authorial personality: where I've gone wrong

Thursday, August 7, 2014

Last night, late, a conversation about authorial personalities. A sorting through. A reflection on personae and brands.

Such as:

Decisively (intentionally) bold and brash—open declarations and disdainings, proclamations about one's place in things, quantifications of power—here are my crowds, here are my letters.

The supremacy of clever—over-the-top, wild asides, gee-whizz performances, e-gadgetry of sometimes rousing proportions.

The power of the personal—the autobiographical stories that reveal the truth inside the fictions.

Passionate advocacy—for a cause, for a period in time.

Straight-up, wins you over, can't help but smile with them charm.
We were speaking, my husband and I. I was asking him something that I have never asked him, or any other, before.

I try only to be myself, I said. But I often feel that myself is not enough.

The mistake you make, he said, as only my always-honest husband could say, is that you are too accommodating. You get up to talk and spend half your time speaking about everyone who was nice enough to come.

Be yourself, he said. But tell your story.


Serena said...

Agreed! Your husband is wise! You are very accommodating. Something I fear I am as well.

Beth Kephart said...

Serena, it is hard to lean away from one's own instincts. When people come to any of my events I think — she and her husband and baby drove so far, or, It's raining and he still came, or I know he is under deadline pressure and he is here. So that is what I think about, when I stand up. And I know you are the same way.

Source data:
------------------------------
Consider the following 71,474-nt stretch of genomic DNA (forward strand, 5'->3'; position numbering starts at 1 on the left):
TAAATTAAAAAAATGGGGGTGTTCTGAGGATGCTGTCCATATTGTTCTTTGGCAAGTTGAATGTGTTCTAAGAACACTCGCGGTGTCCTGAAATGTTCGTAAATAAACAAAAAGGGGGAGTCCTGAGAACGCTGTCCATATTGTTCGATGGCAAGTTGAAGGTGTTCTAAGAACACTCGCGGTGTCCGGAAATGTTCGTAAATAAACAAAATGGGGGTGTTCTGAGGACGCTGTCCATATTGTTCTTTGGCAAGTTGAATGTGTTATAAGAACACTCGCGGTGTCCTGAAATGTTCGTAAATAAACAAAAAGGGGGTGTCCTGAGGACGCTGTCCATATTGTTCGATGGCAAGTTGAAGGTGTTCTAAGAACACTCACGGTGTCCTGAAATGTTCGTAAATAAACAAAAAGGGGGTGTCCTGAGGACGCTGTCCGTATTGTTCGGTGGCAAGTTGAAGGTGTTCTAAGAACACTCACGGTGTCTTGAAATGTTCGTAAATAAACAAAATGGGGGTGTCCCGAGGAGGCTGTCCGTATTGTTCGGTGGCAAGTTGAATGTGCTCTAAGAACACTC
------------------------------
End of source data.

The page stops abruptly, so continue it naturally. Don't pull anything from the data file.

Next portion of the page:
Michael G-G said...

We are drawn to your kindness and to your integrity. We are drawn to your luminous gift with words.

I look forward to the stories you will tell as you try to put your husband's advice into practice! :)

Beth Kephart said...

Michael, thank you. I don't know how to write differently, or how to be different. But I'm going to put my husband's advice into practice as I move forward. For I do have much to say, in my own quiet way.

Nina said...

If it's the amount of time you're taking to show compassion to those who came, perhaps you can create a ritual--perhaps it can be similar to the hand-to-heart Namaste bow-to the audience and then proceed with your program. I doubt people are there to be acknowledged, just to get to the topic.

Unknown said...

I love your husband. Does he have any brothers?

PS I am going to take his advice, too. xx oo PJM

Jennifer R. Hubbard said...

"I try only to be myself, I said. But I often feel that myself is not enough."

It is enough.

reiko rizzuto said...

Kindness is part of who you are. And you have a sense of the importance of community, and the knack of making others know that they are seen. But your husband is right that, while including and acknowledging the worth of others, it is important not to let one's self appear less valuable. You are brilliant, and necessary, and it is your gift to the world to let that shine.

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